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South Korea A woman smiling at a screen while traveling in South Korea.

Getting Into Teaching In South Korea

Teaching in South Korea is a great option for educators who want to learn about and work in one of the world’s most advanced economies.

South Koreans are some of the brightest, most informed and engaged citizens on the planet. They have a passion for learning and an appetite for knowledge that is only increasing. Teaching in South Korea can be a rewarding experience, both financially and intellectually. You’ll gain new perspectives on your work as a teacher, as well as new skills that will help you succeed in today’s globalised society. In addition, opportunities to work with top-tier institutions in Seoul make teaching here an irresistible proposition.

But, whether you’re looking for a career in Korea or your home country, you probably want the highest-paying position possible. You can make even more money teaching English in Korea if you know where to search, despite the fact that entry-level teachers can make a respectable living teaching English in Korea. The majority of major chains do not pay higher salaries, however boutique hagwons pay enough to allow you to live well and save money each month.

Where Can I Find These Employment Opportunities?
Easy… Follow the cash flow. In Seoul, this is Gangnam, and in Gangnam, Daechi-dong, the mecca of hagwons, is where you should go (English acadamies). There, boutique academies such as Ian English, Chase Academy, Peai, and Hoyah Academy offer some of the highest-paying employment opportunities in Korea. Where else can these jobs be found? Apgujeong, Cheongdam, Samseong, and Bundang are affluent regions to search.

There are a multitude of these high-paying academies, but the majority do not promote online. There are a limited amount of open opportunities, and many teachers gain employment through personal connections.
These are not your ordinary language institutes. See “Work Description” below.

Salary And Hours
Generally, entry-level teaching positions in Korea begin at roughly 2.0 million won per month for eight hours each day. Some of the higher-paying teaching jobs in Korea pay beginning teachers 4 million won per month for as few as six hours of labour every day. Those positions are obviously the most comfortable (most places will have a normal 8–10 hour work day).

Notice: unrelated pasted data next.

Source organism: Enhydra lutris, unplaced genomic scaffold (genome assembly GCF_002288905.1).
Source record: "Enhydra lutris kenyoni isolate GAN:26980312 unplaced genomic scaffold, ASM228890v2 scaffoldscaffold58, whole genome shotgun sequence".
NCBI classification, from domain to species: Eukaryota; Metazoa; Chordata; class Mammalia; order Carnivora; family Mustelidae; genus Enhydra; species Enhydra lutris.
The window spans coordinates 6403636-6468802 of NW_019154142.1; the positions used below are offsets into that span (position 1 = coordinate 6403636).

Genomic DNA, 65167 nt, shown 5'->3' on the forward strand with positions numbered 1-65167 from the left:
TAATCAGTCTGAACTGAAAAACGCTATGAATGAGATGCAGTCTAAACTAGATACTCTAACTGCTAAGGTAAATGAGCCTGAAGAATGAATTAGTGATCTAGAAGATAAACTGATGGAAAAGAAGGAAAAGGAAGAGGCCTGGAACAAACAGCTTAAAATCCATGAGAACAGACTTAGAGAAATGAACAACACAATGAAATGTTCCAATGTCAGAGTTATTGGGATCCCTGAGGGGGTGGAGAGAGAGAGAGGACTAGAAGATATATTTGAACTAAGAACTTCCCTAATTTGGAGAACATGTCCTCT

If your only goal is to make the most money possible, the best paid jobs in South Korea can pay up to 10 million won each month. (Hackers Education Group teachers are rumoured to earn more than 10 million won per month for long/arduous work hours).

In addition, some of these top-tier hagwons give performance- and contract-based raises. If you remain long enough and work hard enough, managerial roles can begin with a monthly salary of 6 million won (that comes with more work of course).

The high income comes at a cost. You would likely have to say goodbye to free flights, health insurance, severance money, and free lodging, all of which are popular perks for teaching jobs in Korea. However, depending on the institution and their desire for you, you may be able to negotiate a plane ticket and/or house key money. They have the funds, but it is not often part of the agreement.

What Are the Conditions?
A Bachelor’s degree from a four-year accredited university, a criminal background check, and visa eligibility are required, as they are for all Korean academies. For some of these elite academies, that is essentially all that is required. Having teaching experience is clearly advantageous, yet some teachers are hired with no prior experience.

The requirements vary greatly depending on the academy to which you apply. Some positions need bilingualism, while others demand several years of teaching experience. It is up to each individual school to decide what it desires.

Many of these high-paying academies do support E-2 visas, but they prefer to hire individuals with their own work permits.
Many high-paying academies in Korea prize experience teaching SAT and debate sessions.

What does the work entail?
Be prepared to work weekends, as this is a common requirement. Some places require employees to work on national holidays, but there is typically a fair exchange for vacation days. Many of the students are tremendously motivated to learn, but teaching can be facilitated by the fact that classes are typically taught exclusively in English. You can rest assured that you will be generously reimbursed for your hard work!

The teaching profession in South Korea is one of the highest paid in the world. It has a high level of respect. Teachers are respected and valued members of their community. South Korea has benefited by promoting the importance of education to students and parents alike. if you are a student looking to study in South Korea, check out our article on the application process.

James Yeong
James Yeong

Once a quaint dweller of the English countryside, James is now a vibrant voice narrating his adventures in the bustling heart of South Korea. Since relocating to Seoul in 2019, James has immersed himself in the dynamic tapestry of Korean culture, from the serene temples tucked away in mountainous terrains to the neon-lit streets of modern cities.

This blog has become a haven for those seeking an outsider's yet intimate perspective on South Korea, often shedding light on hidden gems and local favourites rather than just the typical tourist hotspots. With a keen eye for detail and a writing style dripping with wit and warmth, James has managed to amass a devoted readership from all corners of the globe.

Whether you're planning a trip to the Seoul, the surrounding cities or just vicariously traveling from the comfort of your couch, Jame's tales of exploration and discovery are sure to ignite a passion for the Land of the Morning Calm.

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